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The Last Lesson This work has been published in the Teen Ink monthly print magazine.

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   Somehow, I just couldn't believe Katheryn was leaving. I had been playing violin for eight years, and she had been my teacher the whole time, except when she was pregnant. That hadn't been fun. Yuri, an Israeli teacher with a thick accent, had taken over for her during that time, and I was miserable until she came back. It wasn't that I didn't like Yuri, though he was annoying when I played out of tune ("Itz naht a B!"), I was just more used to Kathryn. She had watched me grow up from an obnoxious five-year-old with a squeaky little violin to a proud fourteen-year-old leading the middle school orchestra. How could my life continue without my influential, wonderful teacher who had taught me so much more than just scales?

She was moving to Washington state, and with an entire country between us, I knew we would never see each other again. It was inevitable, of course, that we would both move on, but it was kind of unexpected. It hadn't really sunk in yet, even when my father and I climbed the stairs of the big yellow music school for the last time that sunny Saturday morning.

Her tiny room on the top floor was cheerful and cramped as always, though missing some of the clutter and pictures her students had drawn for her.

"I'm trying to pack up, little by little," she explained, somewhat apologetically. "Come in, come in! How are you?" This last lesson didn't stop her from picking apart every little detail of each piece I attempted to play. Many lessons of my former years had ended in my frustrated tears when I couldn't please her. It was worth it, of course, though only in recent years had I learned to control my aggravation.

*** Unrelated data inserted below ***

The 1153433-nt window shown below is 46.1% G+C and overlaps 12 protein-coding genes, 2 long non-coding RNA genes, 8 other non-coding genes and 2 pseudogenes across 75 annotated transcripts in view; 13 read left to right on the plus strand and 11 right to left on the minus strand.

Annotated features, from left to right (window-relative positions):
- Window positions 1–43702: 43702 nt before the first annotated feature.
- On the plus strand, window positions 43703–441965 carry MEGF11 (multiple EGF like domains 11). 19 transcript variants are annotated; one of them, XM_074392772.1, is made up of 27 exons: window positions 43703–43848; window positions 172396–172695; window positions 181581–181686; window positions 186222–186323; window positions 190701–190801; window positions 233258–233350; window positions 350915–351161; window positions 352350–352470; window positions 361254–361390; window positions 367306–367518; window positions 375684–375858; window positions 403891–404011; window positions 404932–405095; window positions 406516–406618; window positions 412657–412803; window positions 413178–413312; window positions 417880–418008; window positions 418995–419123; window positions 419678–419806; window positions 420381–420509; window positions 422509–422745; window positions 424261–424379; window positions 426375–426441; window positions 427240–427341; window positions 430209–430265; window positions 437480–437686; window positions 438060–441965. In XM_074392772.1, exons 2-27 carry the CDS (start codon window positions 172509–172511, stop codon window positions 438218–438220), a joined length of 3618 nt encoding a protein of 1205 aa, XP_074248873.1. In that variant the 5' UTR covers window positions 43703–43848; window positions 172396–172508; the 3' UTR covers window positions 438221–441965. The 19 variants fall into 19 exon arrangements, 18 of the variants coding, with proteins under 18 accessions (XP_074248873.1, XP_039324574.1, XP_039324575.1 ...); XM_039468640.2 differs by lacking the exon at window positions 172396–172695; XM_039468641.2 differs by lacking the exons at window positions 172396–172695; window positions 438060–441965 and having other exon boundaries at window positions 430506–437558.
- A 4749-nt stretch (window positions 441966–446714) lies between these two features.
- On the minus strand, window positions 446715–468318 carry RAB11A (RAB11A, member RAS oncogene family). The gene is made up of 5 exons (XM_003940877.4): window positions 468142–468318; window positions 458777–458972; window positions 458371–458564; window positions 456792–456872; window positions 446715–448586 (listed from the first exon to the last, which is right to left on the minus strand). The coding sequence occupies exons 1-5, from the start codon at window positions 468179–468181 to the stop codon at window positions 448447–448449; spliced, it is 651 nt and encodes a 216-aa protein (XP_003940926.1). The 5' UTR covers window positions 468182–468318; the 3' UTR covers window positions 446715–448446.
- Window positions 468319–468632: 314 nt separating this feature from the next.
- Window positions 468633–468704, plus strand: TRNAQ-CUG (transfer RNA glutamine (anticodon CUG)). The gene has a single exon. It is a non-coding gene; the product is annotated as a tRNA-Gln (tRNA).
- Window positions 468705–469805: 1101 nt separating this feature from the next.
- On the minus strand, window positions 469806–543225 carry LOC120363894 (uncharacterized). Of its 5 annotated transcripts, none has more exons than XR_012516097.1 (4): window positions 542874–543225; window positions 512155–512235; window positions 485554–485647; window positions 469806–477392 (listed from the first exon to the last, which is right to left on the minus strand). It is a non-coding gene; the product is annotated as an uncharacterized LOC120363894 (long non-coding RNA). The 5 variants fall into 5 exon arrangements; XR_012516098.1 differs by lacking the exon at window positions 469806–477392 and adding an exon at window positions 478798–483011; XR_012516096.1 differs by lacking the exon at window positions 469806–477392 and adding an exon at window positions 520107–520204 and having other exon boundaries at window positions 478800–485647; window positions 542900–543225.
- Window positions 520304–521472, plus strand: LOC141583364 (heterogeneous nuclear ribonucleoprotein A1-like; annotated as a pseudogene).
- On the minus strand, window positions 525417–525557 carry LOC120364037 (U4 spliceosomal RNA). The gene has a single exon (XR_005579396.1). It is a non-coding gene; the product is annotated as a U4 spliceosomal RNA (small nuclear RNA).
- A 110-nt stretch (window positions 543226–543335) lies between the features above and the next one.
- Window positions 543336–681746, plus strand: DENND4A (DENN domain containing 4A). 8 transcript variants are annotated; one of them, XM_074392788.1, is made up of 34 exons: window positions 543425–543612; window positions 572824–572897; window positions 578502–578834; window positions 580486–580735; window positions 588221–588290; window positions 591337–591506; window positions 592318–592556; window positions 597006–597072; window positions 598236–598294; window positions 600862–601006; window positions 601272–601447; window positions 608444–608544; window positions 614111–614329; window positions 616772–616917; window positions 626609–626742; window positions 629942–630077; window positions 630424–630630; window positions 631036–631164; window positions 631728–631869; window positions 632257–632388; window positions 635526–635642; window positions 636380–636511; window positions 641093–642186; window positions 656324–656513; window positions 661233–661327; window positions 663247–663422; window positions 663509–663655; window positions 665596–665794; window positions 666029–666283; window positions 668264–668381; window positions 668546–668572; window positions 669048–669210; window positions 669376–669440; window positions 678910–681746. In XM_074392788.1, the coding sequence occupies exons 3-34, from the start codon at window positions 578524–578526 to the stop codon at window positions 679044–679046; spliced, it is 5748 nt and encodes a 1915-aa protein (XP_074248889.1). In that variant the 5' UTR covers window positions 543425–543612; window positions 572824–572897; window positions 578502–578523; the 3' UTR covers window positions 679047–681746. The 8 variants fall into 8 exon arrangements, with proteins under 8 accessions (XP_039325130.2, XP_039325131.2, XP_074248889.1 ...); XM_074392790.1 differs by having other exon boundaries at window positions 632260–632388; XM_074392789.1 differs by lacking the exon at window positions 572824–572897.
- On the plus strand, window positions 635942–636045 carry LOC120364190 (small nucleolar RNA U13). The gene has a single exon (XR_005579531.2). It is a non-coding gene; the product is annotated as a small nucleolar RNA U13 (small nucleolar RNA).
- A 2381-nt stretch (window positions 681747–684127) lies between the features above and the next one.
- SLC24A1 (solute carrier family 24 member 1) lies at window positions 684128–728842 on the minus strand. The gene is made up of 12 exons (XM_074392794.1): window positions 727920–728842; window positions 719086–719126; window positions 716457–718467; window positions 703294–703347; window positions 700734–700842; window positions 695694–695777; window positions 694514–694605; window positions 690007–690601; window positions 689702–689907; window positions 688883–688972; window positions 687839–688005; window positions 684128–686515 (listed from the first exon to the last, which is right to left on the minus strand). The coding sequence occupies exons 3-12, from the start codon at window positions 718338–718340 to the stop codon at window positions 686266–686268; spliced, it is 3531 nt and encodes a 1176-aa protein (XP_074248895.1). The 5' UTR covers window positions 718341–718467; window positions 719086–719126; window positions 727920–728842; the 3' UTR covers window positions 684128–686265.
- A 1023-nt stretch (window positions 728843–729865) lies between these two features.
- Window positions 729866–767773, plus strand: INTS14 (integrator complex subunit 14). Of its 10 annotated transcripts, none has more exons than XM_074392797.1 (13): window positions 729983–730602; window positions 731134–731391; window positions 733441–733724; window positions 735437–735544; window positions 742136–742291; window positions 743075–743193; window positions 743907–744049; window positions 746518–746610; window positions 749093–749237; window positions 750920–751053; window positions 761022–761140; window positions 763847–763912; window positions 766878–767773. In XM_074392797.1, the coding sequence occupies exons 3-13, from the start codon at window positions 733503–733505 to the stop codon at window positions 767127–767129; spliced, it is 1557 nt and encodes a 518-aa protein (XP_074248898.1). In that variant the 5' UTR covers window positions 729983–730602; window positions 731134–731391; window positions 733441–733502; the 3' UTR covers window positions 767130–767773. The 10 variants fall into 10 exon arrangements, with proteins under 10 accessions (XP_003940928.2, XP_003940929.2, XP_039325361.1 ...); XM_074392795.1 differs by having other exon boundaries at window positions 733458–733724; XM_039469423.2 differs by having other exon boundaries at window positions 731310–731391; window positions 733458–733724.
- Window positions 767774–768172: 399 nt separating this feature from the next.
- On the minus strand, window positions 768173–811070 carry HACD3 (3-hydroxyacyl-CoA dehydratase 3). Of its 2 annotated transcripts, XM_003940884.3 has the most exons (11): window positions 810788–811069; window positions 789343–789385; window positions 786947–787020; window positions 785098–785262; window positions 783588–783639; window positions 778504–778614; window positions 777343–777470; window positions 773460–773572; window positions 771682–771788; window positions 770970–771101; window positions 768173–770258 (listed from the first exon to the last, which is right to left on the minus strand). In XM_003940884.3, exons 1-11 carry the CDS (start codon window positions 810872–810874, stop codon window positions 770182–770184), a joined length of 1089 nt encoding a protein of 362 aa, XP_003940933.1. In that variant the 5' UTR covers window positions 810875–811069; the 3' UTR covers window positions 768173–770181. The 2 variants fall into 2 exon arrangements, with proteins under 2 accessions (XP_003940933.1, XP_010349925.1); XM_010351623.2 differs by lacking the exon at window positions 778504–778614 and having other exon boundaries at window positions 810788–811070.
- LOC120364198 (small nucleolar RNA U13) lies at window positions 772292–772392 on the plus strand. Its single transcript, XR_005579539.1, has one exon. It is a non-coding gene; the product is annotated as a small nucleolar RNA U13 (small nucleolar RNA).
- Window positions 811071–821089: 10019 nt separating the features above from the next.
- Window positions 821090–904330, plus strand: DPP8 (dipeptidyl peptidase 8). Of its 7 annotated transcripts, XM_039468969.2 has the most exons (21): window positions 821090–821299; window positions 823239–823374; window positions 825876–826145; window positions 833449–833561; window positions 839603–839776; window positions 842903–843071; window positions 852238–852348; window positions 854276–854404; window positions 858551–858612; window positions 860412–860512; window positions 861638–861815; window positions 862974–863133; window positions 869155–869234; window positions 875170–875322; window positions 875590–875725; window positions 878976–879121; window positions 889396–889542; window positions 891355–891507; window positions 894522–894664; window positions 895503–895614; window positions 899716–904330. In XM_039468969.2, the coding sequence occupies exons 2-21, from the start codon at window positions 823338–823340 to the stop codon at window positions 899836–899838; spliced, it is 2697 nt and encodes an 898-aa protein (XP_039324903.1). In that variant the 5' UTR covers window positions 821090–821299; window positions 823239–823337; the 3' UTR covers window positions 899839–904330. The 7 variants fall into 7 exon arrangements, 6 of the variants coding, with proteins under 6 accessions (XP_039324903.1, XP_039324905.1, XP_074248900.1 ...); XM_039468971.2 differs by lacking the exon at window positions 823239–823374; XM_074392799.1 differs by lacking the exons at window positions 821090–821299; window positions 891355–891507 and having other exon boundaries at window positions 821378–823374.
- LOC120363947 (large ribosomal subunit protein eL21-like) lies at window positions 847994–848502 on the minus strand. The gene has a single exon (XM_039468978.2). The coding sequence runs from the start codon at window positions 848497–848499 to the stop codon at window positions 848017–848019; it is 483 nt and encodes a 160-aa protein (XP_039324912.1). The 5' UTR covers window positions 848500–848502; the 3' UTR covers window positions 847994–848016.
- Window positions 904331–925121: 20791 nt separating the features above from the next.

"Let's do something fun today, like a duet," Kathryn suggested, "since it's our last day. How about Bach's Concerto for Two Violins?"

I don't remember much about the lesson, except that there was more reminiscing and talk of my future teacher than there was actual playing. Playing at all seemed pointless, anyway.

As the lesson drew to a close, we exchanged tearless hugs, well wishes and good-byes. A voice in the back of my head congratulated myself for such perfect self-control, but I just felt empty. As Dad and I walked away from the little room where I had learned so much, something welled up inside. Dad read my thoughts and put his arm around my shoulders.

"A chapter of your life just closed," he said, trying to sound wise and helpful. "It's time to move on ..."

The big black door of the school closed behind us, leaving me with nothing but the memories. I burst into tears. Thankfully, Dad shut up. As we walked away from the school and the teacher who had given me so much, I knew I was leaving a part of my heart behind, ever hidden in the tiny cramped room that would always remain in my memory. fl




This work has been published in the Teen Ink monthly print magazine. This piece has been published in Teen Ink’s monthly print magazine.






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